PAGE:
Pangolins, whose scales are prized for their supposed medicinal value, are the world’s most trafficked mammal (if you’re trying to remember WTF a pangolin looks like, it’s the Pokémon “Sandshrew”).
But despite a ban on the trade of pangolin scales — which can sell for as much as $3k per kilogram on the black market — that underground business is thriving, according to recent trade reports.
A badly executed ban
After pangolins were identified as the most-trafficked animal in the Asian wildlife black market in 2014 (accounting for as much as 20% of all wildlife trade), the exchange of pangolin scales was formally banned. Now, anyone who owns scales must have a permit.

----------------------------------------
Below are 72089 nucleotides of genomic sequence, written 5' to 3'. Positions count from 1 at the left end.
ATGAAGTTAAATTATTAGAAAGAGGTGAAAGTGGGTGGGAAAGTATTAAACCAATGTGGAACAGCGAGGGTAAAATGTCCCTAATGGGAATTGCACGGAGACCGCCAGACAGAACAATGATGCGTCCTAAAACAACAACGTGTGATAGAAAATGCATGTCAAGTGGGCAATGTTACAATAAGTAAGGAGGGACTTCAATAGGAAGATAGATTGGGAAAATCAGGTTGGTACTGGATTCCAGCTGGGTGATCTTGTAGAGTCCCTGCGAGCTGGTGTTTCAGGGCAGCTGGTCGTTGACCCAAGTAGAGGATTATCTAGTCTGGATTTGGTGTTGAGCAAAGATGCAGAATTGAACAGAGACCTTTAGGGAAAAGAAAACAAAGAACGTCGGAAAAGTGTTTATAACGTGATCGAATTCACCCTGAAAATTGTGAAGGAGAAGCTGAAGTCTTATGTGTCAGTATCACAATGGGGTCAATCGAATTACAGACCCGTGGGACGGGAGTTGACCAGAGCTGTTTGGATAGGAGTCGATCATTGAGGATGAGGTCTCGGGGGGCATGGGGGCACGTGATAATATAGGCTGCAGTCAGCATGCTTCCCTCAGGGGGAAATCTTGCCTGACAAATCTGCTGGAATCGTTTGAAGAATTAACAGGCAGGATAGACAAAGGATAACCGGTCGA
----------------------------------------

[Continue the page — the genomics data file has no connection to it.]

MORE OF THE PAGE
But this week, trade authorities in Hong Kong (which is the gateway to the massive Chinese market) identified a worrisome permit discrepancy.
The scales don’t add up
Hong Kong authorities know that 14.2 metric tons of pangolin scales were imported in the 2 years prior to the trade ban, but only one owner has applied for the required permit, for 350 kg worth of scales.
That means that the remaining 14 tons of scales, which could theoretically have been monitored, likely slid right back into the black market.
But these 14 tons of scales in Hong Kong are just the tip of the iceberg: In the first 5 months of this year, authorities across Asia have confiscated 30 metric tons of smuggled scales — signaling that regulation has done little to reduce the massive scale of the global pangolin market.
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